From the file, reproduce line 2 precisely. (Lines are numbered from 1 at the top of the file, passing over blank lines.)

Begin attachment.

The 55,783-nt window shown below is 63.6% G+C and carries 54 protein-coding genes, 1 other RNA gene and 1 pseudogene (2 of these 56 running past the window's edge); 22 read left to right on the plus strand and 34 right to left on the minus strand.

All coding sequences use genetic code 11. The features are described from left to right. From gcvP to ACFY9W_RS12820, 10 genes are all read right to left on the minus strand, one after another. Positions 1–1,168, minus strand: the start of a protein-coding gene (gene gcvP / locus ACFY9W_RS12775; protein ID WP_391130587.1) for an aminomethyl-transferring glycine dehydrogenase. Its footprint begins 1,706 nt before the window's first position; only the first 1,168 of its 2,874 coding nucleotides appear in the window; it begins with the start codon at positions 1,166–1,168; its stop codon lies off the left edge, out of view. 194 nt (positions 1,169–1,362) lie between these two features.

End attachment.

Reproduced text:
All coding sequences use genetic code 11. The features are described from left to right. From gcvP to ACFY9W_RS12820, 10 genes are all read right to left on the minus strand, one after another. Positions 1–1,168, minus strand: the start of a protein-coding gene (gene gcvP / locus ACFY9W_RS12775; protein ID WP_391130587.1) for an aminomethyl-transferring glycine dehydrogenase. Its footprint begins 1,706 nt before the window's first position; only the first 1,168 of its 2,874 coding nucleotides appear in the window; it begins with the start codon at positions 1,166–1,168; its stop codon lies off the left edge, out of view. 194 nt (positions 1,169–1,362) lie between these two features.